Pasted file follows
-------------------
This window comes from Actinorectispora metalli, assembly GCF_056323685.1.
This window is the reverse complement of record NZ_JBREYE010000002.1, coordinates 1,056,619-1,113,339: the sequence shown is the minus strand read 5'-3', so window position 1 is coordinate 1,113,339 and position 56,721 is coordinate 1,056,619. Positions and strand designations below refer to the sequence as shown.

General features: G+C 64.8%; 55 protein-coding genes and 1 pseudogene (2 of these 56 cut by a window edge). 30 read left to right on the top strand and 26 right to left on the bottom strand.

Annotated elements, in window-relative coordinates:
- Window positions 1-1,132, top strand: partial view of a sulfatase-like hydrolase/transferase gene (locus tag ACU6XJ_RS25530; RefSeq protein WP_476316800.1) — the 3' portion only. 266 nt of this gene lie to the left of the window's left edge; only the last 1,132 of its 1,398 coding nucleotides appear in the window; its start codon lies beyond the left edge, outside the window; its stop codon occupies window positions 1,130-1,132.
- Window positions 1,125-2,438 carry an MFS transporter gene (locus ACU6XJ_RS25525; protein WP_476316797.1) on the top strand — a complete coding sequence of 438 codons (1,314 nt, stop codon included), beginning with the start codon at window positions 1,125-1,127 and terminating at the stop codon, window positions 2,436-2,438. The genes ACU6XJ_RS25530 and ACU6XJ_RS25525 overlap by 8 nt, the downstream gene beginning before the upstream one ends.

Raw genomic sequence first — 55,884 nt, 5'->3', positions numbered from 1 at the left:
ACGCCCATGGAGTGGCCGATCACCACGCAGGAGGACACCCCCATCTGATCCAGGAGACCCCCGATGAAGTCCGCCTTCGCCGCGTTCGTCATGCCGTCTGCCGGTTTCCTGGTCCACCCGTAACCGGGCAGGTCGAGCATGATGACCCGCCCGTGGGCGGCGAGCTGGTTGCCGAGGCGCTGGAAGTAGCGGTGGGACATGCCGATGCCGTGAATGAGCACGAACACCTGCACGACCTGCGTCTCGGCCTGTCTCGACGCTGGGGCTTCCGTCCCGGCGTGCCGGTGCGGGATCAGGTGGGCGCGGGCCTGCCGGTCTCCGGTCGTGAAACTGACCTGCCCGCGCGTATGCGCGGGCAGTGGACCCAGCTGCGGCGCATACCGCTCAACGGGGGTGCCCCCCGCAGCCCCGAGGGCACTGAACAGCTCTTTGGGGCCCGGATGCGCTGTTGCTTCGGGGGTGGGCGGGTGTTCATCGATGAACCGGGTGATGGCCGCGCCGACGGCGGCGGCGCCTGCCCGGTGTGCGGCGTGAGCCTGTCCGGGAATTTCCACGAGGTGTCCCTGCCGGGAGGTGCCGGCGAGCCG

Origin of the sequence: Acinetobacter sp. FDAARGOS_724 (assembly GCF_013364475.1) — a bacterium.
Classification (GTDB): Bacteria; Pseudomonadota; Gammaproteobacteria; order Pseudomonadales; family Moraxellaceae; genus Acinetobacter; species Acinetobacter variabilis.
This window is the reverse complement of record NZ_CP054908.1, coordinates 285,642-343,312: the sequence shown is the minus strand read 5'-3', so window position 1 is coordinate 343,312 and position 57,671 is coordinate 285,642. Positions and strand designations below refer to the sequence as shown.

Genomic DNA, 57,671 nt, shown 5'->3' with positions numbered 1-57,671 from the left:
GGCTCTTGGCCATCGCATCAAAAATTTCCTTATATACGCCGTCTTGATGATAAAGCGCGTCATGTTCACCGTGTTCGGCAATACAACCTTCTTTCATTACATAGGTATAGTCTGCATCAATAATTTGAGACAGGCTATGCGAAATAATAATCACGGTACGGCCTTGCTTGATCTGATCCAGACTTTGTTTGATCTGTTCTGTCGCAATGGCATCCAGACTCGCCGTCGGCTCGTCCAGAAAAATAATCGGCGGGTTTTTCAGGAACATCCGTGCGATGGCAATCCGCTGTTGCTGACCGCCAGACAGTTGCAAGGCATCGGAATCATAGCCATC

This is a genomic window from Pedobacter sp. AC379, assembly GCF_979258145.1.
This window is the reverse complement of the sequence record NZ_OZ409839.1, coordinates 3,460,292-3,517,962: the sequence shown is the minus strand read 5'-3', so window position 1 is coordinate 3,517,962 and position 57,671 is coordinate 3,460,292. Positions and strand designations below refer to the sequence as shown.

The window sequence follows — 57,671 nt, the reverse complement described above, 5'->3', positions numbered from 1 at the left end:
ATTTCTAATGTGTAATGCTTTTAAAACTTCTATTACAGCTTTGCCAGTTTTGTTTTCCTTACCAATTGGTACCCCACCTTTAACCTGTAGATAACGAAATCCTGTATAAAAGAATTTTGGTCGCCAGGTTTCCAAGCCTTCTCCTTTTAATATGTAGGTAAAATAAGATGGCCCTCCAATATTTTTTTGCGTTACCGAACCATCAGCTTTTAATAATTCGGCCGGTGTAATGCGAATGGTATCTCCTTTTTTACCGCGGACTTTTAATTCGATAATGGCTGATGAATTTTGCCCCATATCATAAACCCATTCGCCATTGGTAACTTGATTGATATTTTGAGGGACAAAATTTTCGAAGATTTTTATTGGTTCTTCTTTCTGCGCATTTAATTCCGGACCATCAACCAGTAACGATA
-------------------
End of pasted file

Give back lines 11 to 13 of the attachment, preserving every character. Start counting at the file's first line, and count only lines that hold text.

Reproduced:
This window is the reverse complement of record NZ_CP054908.1, coordinates 285,642-343,312: the sequence shown is the minus strand read 5'-3', so window position 1 is coordinate 343,312 and position 57,671 is coordinate 285,642. Positions and strand designations below refer to the sequence as shown.

Genomic DNA, 57,671 nt, shown 5'->3' with positions numbered 1-57,671 from the left:
GGCTCTTGGCCATCGCATCAAAAATTTCCTTATATACGCCGTCTTGATGATAAAGCGCGTCATGTTCACCGTGTTCGGCAATACAACCTTCTTTCATTACATAGGTATAGTCTGCATCAATAATTTGAGACAGGCTATGCGAAATAATAATCACGGTACGGCCTTGCTTGATCTGATCCAGACTTTGTTTGATCTGTTCTGTCGCAATGGCATCCAGACTCGCCGTCGGCTCGTCCAGAAAAATAATCGGCGGGTTTTTCAGGAACATCCGTGCGATGGCAATCCGCTGTTGCTGACCGCCAGACAGTTGCAAGGCATCGGAATCATAGCCATC